The political violence that erupted towards the end of the twentieth century between the Peruvian state and militant group `Shining Path' left an indelible mark on the country that resonates even today. This study explores representations of the insurgency on screen, and asks what these tell us about the relationship between state, fiction cinema and identity in Peru. In the process, Sarah Barrow highlights the Peruvian experience as a paradigm for the wider study of film-making in societies faced with violence and terrorism.
This book provides in-depth analyses of the pivotal films from the 1980s through to the present day that interpret the events, characters and consequences of the bloody conflict. Setting the films in the context of a time of turbulent transition for both Peruvian society and cinema - addressing developments in film policy and production - it reveals the attempts by filmmakers to reflect, shape, define and contest the identity of a fractured population. By interrogating important themes such as memory, trauma and cultural responses to terrorism, chapters explore local perception of nationhood, and highlight links to other Latin American cinemas and global issues. Featuring discussions of the work of Francisco Lombardi, Marianne Eyde, Fabrizio Aguilar and Josue Mendez, amongst others, this detailed investigation of the growing success and political importance of the industry's output traces the complexities of modern Peruvian history.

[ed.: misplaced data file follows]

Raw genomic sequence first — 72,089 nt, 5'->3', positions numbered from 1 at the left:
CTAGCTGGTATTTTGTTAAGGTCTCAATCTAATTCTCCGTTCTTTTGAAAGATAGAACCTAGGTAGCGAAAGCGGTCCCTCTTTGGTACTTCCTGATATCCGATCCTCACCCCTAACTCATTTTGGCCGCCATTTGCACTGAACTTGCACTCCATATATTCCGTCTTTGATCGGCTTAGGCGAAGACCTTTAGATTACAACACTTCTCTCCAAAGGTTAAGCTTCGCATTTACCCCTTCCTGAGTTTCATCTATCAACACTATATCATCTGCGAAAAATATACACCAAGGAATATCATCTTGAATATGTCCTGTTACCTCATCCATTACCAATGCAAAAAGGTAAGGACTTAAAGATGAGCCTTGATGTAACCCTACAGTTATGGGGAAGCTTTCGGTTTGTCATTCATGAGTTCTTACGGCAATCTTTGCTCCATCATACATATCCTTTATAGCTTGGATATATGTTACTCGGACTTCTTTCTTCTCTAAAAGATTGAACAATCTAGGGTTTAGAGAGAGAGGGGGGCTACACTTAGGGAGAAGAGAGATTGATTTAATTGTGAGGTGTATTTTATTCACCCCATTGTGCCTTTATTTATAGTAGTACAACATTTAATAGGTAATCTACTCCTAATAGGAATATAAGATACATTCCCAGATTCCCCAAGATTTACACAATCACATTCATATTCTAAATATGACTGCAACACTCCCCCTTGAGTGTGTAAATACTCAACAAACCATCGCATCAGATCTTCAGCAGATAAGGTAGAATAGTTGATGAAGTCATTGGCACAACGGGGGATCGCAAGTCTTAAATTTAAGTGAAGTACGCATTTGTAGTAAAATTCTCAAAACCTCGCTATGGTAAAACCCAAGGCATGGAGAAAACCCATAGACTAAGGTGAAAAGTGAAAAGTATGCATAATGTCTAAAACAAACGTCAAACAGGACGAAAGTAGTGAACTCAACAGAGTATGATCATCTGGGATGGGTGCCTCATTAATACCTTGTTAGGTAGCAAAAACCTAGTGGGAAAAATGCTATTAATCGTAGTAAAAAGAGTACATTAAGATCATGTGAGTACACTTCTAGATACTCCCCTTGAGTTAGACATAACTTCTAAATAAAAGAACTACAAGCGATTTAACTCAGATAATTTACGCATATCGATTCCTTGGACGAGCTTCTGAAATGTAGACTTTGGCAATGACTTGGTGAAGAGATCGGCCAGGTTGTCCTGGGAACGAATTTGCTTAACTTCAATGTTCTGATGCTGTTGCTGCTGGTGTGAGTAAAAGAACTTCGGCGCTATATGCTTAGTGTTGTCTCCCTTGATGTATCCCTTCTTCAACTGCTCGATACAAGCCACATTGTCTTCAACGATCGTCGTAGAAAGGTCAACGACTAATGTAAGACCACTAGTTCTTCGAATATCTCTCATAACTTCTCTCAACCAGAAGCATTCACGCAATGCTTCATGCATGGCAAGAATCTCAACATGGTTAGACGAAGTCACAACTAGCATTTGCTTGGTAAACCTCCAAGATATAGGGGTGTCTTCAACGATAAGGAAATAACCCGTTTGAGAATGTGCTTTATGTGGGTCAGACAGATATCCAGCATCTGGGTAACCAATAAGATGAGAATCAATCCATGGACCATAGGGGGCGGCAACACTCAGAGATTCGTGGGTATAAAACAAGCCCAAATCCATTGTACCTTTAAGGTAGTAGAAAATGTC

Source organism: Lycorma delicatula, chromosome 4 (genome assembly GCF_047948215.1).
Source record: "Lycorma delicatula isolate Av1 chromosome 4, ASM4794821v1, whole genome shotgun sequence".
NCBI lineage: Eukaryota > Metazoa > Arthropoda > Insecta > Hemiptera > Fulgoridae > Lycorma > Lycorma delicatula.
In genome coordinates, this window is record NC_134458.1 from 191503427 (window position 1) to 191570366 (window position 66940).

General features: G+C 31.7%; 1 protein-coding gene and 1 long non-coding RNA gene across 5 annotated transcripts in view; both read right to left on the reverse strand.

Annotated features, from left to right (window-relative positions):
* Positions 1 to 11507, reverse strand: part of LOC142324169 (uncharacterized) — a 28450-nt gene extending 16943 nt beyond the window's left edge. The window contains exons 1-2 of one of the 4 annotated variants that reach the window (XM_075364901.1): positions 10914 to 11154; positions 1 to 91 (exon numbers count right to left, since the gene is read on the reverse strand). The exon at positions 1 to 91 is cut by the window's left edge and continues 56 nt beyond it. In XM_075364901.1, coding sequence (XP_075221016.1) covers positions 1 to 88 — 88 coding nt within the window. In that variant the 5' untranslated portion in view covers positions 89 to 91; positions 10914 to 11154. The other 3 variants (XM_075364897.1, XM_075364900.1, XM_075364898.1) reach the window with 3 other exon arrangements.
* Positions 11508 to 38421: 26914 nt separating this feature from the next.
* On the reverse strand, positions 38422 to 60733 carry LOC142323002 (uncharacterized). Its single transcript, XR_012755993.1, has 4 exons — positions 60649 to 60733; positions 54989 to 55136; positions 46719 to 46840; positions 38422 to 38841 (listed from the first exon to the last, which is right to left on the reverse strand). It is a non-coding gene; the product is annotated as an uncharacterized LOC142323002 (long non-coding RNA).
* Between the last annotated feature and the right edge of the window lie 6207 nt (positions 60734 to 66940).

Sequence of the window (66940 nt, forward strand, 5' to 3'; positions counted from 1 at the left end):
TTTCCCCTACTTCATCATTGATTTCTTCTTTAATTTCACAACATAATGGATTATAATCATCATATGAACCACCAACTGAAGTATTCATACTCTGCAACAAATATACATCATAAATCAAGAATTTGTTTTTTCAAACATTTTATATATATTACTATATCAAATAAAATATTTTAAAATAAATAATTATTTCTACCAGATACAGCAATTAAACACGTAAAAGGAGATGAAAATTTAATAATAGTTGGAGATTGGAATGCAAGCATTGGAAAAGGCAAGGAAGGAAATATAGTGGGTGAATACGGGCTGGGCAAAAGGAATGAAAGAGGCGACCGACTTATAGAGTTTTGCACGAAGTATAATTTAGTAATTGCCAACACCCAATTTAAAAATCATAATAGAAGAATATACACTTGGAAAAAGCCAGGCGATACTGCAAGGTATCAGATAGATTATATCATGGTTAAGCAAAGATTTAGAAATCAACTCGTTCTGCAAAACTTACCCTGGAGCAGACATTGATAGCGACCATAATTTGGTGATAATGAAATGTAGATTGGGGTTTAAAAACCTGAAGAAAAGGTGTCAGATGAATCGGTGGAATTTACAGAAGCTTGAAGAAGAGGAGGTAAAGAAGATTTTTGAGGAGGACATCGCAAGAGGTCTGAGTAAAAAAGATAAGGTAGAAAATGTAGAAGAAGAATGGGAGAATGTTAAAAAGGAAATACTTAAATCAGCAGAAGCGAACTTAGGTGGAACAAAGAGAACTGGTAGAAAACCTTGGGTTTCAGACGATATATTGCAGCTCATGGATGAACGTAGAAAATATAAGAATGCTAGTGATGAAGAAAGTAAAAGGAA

Sarah Barrow is Professor of Film and Media Studies at the University of East Anglia, UK. She has published numerous studies of Hispanic film including special issues of journals Transnational Cinemas and New Cinemas. She co-edited The Routledge Encyclopaedia of Films (2015), a major collection of 200 essays on films from all over the world.
Introduction Reframing the national for Peruvian cinema Chapter One Cinema, state and national identity Chapter Two Cinema, transition and turmoil, 1988-1991 Conflicting identities and national crisis: La boca del lobo The hybridization of national identity : Ni con Dios ni con el diablo Identity, violence and social responsibility: Alias la gringa Chapter Three Cinema, oppression and ideology, 1992-2000 Female interventions: La vida es una sola Identity, agency and social development: Anda, corre, vuela ... Creating an icon: Coraje Chapter Four Cinema, memory and truth, 2000-2004 Shaping memories of national trauma: Paloma de papel Stasis, dislocation and open wounds: Dias de Santiago Conclusion Seeking closure, the new generation